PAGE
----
Martin Dempster: Sky's the limit for Bob MacIntyre and now everyone knows it

I’ve heard it said so many times over the years. Apparently, the big, bad Scottish golf media don’t help promising young players in this country by doing, well, our job, actually.

Bob MacIntyre poses with the trophy after winning the Aphrodite Hills Cyprus Showdown at Aphrodite Hills Resort in Paphos on Sunday. Picture: Ross Kinnaird/Getty Images
Bob MacIntyre poses with the trophy after winning the Aphrodite Hills Cyprus Showdown at Aphrodite Hills Resort in Paphos on Sunday. Picture: Ross Kinnaird/Getty Images

Take Bob MacIntyre, for example. Myself and a number of fellow scribes have all charted the young Oban man’s career since he won the Scottsh Amateur at Muirfield in 2015 and, in some cases, earlier than that.

MacIntyre provided us with some great stories last season as he recorded three runner-up finishes en route to being crowned as the European Tour Rookie of the Year and also tied for sixth on his major debut in The Open.

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He’s back in the spotlight again after landing his breakthrough win on the circuit with an impressive victory in the inaugural Aphrodite Hills Cyprus Showdown on Sunday, earning a shower of praise and congratulations in the process.

At 24, MacIntyre was two years younger than Colin Montgomerie when he secured his first title triumph on the European Tour, achieving the feat in just his 45th event.

From the minute he stepped on to the main tour last season, the left-hander had that X-factor and, though winning is a lot more difficult than many people think, it really was just a matter of time in his case.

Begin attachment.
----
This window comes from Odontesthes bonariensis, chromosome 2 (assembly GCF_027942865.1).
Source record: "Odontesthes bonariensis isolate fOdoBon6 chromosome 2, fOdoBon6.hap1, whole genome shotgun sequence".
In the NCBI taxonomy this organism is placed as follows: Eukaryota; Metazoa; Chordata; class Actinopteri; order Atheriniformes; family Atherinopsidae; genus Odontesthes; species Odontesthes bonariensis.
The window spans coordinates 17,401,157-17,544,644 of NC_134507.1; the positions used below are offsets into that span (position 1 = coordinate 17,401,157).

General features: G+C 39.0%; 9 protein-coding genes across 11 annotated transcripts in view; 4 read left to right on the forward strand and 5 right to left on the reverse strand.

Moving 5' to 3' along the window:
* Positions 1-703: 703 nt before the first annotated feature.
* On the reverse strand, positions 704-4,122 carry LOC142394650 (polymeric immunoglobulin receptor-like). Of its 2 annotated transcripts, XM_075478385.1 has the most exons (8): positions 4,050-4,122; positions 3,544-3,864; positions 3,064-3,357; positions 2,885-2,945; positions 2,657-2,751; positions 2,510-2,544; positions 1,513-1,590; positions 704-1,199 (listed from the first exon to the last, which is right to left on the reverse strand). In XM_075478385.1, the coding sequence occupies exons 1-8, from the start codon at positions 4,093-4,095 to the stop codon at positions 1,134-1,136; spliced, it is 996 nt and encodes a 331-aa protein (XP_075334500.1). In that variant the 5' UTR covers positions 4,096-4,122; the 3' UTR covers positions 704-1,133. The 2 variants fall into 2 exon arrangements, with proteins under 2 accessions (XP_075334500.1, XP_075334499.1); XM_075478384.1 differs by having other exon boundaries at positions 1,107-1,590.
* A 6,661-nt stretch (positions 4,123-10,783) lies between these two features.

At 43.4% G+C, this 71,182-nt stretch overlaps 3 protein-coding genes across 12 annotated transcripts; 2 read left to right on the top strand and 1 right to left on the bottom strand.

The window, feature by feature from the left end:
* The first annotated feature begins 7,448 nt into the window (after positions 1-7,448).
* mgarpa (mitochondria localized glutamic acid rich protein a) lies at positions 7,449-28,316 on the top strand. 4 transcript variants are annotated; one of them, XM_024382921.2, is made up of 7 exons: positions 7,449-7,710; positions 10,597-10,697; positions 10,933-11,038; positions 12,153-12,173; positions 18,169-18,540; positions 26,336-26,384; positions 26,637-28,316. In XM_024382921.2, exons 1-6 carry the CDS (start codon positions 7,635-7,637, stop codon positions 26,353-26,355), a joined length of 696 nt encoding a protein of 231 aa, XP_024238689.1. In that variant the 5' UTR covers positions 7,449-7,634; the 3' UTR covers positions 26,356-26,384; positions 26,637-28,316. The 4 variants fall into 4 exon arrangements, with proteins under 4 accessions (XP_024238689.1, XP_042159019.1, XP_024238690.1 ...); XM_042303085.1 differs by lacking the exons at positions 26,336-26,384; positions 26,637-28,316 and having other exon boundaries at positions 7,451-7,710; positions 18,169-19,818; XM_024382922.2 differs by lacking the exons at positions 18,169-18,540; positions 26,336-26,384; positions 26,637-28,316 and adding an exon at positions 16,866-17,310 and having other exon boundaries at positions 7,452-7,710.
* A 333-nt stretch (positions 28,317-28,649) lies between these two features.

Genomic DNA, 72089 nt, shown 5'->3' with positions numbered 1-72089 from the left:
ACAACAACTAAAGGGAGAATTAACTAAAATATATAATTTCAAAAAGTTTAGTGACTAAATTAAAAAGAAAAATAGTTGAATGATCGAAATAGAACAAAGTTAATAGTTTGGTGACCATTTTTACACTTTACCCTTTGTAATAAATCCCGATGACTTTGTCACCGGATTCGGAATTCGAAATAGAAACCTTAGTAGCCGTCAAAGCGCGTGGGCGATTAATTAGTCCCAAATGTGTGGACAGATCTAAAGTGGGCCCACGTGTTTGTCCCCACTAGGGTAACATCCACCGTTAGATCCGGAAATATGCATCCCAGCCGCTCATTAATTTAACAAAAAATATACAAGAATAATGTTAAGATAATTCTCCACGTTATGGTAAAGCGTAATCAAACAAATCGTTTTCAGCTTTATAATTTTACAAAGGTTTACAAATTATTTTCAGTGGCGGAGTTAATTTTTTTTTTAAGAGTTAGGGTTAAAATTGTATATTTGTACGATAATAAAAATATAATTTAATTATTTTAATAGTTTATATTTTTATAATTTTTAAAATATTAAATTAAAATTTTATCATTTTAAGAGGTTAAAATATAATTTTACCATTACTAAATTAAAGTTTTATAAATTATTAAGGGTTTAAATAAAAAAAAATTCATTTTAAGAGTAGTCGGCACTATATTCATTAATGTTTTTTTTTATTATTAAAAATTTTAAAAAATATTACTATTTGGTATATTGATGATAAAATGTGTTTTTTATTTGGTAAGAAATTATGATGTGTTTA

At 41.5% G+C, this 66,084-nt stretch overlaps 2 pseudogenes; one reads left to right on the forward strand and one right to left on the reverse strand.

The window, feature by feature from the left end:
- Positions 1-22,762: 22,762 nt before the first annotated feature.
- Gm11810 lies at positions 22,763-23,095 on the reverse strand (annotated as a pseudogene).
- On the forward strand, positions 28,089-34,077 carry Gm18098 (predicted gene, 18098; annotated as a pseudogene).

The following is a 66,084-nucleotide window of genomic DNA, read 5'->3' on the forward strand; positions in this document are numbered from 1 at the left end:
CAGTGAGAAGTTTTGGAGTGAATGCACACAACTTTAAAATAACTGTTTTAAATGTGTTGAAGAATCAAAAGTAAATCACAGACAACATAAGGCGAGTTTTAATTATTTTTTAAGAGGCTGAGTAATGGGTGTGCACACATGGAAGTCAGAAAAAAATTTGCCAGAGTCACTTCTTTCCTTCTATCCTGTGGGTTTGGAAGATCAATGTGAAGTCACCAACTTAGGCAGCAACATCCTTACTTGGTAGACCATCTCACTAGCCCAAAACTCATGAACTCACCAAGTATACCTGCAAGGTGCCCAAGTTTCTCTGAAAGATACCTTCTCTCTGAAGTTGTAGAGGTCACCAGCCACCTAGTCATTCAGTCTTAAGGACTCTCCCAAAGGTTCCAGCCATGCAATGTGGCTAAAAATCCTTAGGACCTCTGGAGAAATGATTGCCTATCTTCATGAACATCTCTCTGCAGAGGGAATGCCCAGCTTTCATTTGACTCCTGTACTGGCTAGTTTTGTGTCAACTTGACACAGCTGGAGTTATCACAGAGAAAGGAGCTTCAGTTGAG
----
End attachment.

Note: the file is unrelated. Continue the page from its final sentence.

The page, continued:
I’ve listened to Tommy Fleetwood, Ernie Els and Justin Rose, among many others, sing his praises inside the past 24 months and these guys are not bullshitters.

Neither is Tony Johnstone, who made no secret of being a big fan of how MacIntyre plays the game during his stints in the Sky Sports Golf commentary seat in Cyprus.

Yes, of course, it is important to keep things in perspective. The field last week event wasn’t the strongest while the format was also different to the traditional 72-hole stroke-play. MacIntyre, incidentally, would have finished two shots behind American Johannes Veerman if that had been the case.

There can be no denying, though, that Scottish golf and, in turn, Scottish sport has a seriously talented and exciting individual in its ranks and why on earth should that not be acknowledged in fear of being criticised for doing so?

Make no mistake, the sky's the limit for MacIntyre and, in a short space of time, he’s made lots of fellow Scots awaken to the fact he has the potential to achieve big - no, make that very big - things in this game.

“My phone goes wild every time I have a good round,” he admitted. “It’s about the support, not just from my family, but the whole of Scotland. It’s good to see.”

For me, in many ways MacIntyre is very much like Rory McIlroy in that he’s exciting to watch, is extremely likeable and is as honest as a day is long, even if it means he ruffles the odd feather. Just ask American Kyle Stanley.

“I just try and treat everyone the way I want to be treated,” he said of the cheery demeanour that has made him such a popular figure, on and off the course. “It’s the way I’ve been brought up in life and the way I’ll continue to do it. There’s a standard of what I want to do and it’s about sticking to that.”

Well played and well said, young man.

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